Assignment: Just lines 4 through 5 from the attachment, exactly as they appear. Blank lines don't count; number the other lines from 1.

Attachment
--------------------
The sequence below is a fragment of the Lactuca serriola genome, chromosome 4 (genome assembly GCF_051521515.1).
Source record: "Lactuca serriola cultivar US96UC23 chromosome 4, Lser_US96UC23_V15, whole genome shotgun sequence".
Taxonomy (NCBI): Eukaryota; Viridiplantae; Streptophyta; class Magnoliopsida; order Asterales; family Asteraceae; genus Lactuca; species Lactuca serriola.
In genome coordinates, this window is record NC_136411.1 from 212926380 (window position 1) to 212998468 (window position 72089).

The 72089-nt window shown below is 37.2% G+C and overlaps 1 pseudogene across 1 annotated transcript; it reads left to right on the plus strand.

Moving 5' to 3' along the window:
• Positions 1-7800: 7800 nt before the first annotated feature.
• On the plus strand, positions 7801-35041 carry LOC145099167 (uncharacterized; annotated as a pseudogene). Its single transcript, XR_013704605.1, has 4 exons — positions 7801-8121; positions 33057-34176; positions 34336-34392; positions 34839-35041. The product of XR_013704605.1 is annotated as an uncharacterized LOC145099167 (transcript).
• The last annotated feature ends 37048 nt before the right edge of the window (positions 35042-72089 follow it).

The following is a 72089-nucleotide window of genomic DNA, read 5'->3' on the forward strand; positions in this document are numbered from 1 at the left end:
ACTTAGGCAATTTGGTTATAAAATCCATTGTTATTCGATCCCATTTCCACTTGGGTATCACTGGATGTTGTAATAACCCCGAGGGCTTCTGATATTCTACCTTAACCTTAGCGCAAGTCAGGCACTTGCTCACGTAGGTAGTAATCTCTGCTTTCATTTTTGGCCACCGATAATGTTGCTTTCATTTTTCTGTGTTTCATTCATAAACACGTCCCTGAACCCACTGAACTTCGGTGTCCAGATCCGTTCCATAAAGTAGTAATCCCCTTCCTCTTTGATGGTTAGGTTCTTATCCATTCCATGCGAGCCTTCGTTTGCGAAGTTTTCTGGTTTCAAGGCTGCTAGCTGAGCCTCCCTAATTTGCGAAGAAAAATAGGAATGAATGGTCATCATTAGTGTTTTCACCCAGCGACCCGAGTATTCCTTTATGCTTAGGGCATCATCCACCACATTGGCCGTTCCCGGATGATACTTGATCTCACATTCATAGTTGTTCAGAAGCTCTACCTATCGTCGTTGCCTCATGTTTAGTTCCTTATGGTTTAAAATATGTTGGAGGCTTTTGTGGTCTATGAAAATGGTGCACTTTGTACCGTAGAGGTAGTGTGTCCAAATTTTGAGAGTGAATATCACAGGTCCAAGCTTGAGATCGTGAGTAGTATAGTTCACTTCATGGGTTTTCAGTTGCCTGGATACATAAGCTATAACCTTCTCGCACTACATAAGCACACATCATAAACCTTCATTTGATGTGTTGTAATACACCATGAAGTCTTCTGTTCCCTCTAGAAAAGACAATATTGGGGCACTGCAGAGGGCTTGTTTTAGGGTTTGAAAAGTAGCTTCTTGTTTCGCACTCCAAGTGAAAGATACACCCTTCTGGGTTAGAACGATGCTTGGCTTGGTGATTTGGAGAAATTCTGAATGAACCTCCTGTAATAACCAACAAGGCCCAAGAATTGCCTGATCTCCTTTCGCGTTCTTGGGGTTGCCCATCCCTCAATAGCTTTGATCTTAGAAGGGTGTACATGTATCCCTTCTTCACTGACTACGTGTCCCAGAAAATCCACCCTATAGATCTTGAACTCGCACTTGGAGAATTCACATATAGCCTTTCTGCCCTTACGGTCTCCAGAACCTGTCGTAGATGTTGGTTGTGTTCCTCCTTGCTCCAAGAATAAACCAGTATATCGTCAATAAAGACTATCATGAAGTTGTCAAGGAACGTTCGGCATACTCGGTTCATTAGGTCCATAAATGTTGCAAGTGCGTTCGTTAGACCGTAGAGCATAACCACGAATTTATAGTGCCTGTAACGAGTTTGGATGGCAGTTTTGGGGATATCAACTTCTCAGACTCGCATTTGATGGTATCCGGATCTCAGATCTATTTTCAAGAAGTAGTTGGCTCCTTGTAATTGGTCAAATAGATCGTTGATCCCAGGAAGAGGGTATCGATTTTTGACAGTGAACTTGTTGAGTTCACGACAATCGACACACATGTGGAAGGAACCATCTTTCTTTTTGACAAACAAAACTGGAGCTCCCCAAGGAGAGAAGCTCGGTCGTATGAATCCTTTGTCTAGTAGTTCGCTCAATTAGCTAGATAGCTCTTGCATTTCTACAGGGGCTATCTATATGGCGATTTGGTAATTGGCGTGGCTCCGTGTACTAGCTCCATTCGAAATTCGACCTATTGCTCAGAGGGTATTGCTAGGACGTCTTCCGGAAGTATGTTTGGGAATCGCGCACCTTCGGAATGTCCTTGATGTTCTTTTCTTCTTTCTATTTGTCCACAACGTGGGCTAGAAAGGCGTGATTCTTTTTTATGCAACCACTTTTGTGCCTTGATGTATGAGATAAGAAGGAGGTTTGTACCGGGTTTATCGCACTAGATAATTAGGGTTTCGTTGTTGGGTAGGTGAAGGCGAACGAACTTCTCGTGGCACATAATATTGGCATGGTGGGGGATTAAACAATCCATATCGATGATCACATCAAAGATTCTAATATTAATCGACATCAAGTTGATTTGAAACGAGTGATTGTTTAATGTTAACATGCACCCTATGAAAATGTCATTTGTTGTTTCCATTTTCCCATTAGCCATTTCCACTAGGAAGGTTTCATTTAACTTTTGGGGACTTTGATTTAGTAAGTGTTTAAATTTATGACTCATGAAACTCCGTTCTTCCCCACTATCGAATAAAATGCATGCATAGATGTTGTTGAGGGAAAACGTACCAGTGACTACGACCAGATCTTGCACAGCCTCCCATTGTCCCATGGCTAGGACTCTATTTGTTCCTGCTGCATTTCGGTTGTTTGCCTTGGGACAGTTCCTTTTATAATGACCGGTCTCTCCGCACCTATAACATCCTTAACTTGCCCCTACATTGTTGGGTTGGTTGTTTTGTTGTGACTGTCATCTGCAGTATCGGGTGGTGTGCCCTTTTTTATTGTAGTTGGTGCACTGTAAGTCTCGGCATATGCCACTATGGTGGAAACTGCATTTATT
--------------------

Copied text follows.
In genome coordinates, this window is record NC_136411.1 from 212926380 (window position 1) to 212998468 (window position 72089).

The 72089-nt window shown below is 37.2% G+C and overlaps 1 pseudogene across 1 annotated transcript; it reads left to right on the plus strand.